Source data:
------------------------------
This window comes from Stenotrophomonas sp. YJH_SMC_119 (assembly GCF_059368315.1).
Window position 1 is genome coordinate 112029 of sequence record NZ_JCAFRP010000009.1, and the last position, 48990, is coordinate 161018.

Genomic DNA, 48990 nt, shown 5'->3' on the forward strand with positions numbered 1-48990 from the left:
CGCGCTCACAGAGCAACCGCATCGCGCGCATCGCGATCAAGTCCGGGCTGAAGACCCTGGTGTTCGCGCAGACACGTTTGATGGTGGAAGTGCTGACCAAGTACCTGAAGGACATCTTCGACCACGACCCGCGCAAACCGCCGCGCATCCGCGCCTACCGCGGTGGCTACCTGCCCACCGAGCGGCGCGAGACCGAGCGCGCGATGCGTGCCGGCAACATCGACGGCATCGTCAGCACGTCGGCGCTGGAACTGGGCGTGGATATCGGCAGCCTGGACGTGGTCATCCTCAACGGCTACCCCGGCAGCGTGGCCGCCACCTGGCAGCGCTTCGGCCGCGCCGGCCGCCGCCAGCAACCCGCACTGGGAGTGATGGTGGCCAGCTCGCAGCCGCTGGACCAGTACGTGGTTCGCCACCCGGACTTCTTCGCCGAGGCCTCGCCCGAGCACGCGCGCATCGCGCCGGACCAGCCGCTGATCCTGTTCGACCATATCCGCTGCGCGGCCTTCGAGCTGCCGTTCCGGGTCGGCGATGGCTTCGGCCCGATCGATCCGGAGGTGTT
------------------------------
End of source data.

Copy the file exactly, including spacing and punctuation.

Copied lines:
This window comes from Stenotrophomonas sp. YJH_SMC_119 (assembly GCF_059368315.1).
Window position 1 is genome coordinate 112029 of sequence record NZ_JCAFRP010000009.1, and the last position, 48990, is coordinate 161018.

Genomic DNA, 48990 nt, shown 5'->3' on the forward strand with positions numbered 1-48990 from the left:
CGCGCTCACAGAGCAACCGCATCGCGCGCATCGCGATCAAGTCCGGGCTGAAGACCCTGGTGTTCGCGCAGACACGTTTGATGGTGGAAGTGCTGACCAAGTACCTGAAGGACATCTTCGACCACGACCCGCGCAAACCGCCGCGCATCCGCGCCTACCGCGGTGGCTACCTGCCCACCGAGCGGCGCGAGACCGAGCGCGCGATGCGTGCCGGCAACATCGACGGCATCGTCAGCACGTCGGCGCTGGAACTGGGCGTGGATATCGGCAGCCTGGACGTGGTCATCCTCAACGGCTACCCCGGCAGCGTGGCCGCCACCTGGCAGCGCTTCGGCCGCGCCGGCCGCCGCCAGCAACCCGCACTGGGAGTGATGGTGGCCAGCTCGCAGCCGCTGGACCAGTACGTGGTTCGCCACCCGGACTTCTTCGCCGAGGCCTCGCCCGAGCACGCGCGCATCGCGCCGGACCAGCCGCTGATCCTGTTCGACCATATCCGCTGCGCGGCCTTCGAGCTGCCGTTCCGGGTCGGCGATGGCTTCGGCCCGATCGATCCGGAGGTGTT